Loose Ends: ‘I love this place’

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MEEKER | What is it about a location that makes one blurt out, “I love this place”? It pops up in conversation time and again, particularly if the individual saying it is revisiting an old favorite spot after a long absence. Holidays and three-day weekends lend themselves to traveling to both new and old places, where somewhere on the journey they may hear this time and again from fellow travelers.

This proclamation is most often place specific. You see those I Love __________ bumper stickers and signs on cars everywhere. No one qualifies what it is about those places that makes it feel like home. They usually love the scenic vistas most of all, as well as the comfortable and familiar feelings that come over them as soon as they settle in for a bit for a much needed break.

Yet anyone who lives and works near any of the top 10 most visited spots in the nation say too much love is making a yearly problem worse. Increases in people, especially after the pandemic, bring too much traffic, decrease the amount of space, and create mounds of litter. Most of the top 10 most visited places admit that they are working on getting a handle on these problems, but with decreased funding for the national and state parks, they haven’t got a solid grip on it yet. Unqualified adoration for a place doesn’t help unless it results in a commitment to “put your money where your mouth is” and work with others who feel as strongly. Fidelity to a place is as important as standing by doing nothing.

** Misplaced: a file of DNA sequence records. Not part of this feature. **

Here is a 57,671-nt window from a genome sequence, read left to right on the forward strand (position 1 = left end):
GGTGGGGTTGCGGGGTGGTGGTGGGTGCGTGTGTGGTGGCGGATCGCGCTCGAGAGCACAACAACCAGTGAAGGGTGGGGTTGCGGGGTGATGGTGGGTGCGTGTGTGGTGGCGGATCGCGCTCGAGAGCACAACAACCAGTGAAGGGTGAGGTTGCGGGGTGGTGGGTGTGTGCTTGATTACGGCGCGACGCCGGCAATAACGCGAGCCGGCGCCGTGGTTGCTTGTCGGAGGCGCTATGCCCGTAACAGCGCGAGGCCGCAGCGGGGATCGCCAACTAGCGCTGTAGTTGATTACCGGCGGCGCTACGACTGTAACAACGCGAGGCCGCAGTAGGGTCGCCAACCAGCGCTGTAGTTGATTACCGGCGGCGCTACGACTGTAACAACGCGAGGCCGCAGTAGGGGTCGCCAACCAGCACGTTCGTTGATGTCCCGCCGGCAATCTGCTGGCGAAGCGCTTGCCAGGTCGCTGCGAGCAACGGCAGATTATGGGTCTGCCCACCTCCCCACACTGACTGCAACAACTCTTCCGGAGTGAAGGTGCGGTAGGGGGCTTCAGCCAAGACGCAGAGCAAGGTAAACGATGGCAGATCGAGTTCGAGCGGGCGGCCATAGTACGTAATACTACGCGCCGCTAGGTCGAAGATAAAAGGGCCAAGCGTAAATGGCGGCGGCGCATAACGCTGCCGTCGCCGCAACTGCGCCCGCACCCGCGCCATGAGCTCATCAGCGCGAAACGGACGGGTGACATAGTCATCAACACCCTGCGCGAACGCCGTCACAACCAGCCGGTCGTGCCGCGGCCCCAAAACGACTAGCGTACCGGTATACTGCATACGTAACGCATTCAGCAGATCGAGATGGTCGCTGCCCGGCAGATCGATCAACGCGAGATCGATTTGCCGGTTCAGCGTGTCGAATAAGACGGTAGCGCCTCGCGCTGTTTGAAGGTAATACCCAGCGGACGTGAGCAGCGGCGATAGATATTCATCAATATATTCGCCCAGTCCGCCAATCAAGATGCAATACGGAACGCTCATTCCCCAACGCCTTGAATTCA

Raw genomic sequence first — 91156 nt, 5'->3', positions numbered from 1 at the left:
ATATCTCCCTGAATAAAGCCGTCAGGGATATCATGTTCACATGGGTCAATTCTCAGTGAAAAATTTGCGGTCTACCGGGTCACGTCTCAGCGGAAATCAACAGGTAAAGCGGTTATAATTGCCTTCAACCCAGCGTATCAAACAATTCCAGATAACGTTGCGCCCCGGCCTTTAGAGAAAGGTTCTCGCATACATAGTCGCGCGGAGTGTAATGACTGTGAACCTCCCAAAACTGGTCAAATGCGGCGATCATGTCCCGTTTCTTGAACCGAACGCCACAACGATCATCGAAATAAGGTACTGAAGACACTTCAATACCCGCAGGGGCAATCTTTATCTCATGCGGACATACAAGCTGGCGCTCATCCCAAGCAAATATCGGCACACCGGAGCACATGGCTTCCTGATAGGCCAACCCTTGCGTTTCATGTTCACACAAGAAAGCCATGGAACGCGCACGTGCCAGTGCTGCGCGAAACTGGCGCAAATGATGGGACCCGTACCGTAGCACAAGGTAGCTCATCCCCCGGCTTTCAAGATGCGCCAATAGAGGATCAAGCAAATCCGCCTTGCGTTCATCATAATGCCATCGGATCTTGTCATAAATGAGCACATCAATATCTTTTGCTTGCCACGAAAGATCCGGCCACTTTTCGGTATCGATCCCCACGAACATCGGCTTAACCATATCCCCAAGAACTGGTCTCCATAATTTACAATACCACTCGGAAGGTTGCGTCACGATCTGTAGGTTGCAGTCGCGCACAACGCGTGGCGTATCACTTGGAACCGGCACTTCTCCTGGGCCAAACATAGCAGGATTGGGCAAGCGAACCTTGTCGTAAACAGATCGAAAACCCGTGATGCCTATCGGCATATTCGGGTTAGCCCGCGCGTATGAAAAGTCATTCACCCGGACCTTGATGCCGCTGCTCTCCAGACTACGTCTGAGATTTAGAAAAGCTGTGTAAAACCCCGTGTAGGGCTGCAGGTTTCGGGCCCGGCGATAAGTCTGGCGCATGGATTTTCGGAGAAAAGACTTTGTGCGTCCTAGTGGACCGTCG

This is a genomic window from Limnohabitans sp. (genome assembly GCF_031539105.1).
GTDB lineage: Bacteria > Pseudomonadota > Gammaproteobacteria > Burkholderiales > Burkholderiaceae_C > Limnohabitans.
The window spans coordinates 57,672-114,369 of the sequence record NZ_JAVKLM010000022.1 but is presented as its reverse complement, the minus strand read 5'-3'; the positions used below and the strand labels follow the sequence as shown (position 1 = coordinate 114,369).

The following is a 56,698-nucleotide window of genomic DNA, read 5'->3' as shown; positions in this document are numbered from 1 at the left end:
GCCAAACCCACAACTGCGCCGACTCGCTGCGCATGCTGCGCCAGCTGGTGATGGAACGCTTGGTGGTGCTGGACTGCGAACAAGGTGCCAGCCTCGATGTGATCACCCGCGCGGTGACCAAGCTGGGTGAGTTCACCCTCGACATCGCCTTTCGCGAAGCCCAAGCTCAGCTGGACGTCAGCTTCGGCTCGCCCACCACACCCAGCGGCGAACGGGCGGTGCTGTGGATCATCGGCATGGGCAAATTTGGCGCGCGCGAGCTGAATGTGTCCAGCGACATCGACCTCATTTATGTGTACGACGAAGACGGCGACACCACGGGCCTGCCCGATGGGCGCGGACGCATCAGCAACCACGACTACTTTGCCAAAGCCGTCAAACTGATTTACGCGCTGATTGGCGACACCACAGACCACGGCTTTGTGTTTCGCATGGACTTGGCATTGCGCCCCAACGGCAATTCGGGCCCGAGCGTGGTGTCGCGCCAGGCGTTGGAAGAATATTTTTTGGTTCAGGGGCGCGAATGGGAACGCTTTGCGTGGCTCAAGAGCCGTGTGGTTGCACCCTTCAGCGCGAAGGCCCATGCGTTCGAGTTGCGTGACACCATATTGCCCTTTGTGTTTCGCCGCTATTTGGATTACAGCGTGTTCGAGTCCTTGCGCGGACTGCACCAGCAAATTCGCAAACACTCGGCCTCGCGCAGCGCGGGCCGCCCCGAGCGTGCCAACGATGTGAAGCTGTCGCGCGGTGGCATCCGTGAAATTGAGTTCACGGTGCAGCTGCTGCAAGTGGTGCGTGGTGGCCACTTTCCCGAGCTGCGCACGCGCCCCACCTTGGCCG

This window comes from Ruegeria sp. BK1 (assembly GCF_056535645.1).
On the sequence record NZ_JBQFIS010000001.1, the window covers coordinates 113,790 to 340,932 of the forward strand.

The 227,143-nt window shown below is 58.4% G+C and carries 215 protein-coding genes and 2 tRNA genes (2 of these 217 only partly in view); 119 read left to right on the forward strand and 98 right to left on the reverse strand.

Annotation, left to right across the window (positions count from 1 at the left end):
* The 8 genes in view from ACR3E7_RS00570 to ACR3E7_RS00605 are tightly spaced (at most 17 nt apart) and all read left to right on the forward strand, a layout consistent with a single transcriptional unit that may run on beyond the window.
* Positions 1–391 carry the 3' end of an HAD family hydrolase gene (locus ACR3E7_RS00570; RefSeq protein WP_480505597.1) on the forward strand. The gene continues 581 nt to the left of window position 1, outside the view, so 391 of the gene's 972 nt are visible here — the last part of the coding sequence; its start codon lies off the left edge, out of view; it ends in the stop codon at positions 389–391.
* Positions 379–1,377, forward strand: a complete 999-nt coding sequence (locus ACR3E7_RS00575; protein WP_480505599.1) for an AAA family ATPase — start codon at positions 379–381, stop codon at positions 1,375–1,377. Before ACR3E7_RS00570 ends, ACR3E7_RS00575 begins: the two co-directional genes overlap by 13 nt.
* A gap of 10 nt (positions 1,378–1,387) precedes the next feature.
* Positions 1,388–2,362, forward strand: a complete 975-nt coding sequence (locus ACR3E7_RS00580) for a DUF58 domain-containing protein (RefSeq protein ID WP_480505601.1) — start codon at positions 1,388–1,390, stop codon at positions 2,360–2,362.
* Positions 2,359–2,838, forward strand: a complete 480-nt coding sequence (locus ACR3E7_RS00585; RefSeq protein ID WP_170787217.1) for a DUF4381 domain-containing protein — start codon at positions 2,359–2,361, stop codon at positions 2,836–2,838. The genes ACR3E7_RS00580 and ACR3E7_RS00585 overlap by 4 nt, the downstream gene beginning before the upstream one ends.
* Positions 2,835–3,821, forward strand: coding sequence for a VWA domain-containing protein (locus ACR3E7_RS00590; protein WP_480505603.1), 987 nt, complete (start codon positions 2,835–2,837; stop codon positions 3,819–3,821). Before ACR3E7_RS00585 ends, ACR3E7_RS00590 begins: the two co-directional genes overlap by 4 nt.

The other day I happened to hear a woman tell a friend, “I just love this place,” as she walked by a mound of litter and moved over to let a large group of slow moving bikers riding in the middle of the path pass. She and her friend continued their conversation as they walked by me. I looked around. I didn’t see much of anything that appeared to earn such merit. I had once loved this popular trail, too. The sign that none of us seemed to read was old and familiar as well. Leave nothing. Pack out everything you pack in. The unspoken assumption was all of us still cared about places we loved.

Geographical places of the heart are very different from the roller coaster ride we are all experiencing with our relationships with people. When it appears that we love a place too much, there is always a resolution we can reach to stay true to the places that have been so important to all of us over the years. Fidelity to both people and places requires a lifelong commitment. This includes doing our part to take care of a place, whether it involves giving more time or money to continue to have it stay so important to everybody. I still love this place should be the phrase we will continue to hear for many years.

We can’t love any place too much if we change how we show that love.

By DOLLY VISCARDI – Special to the Herald Times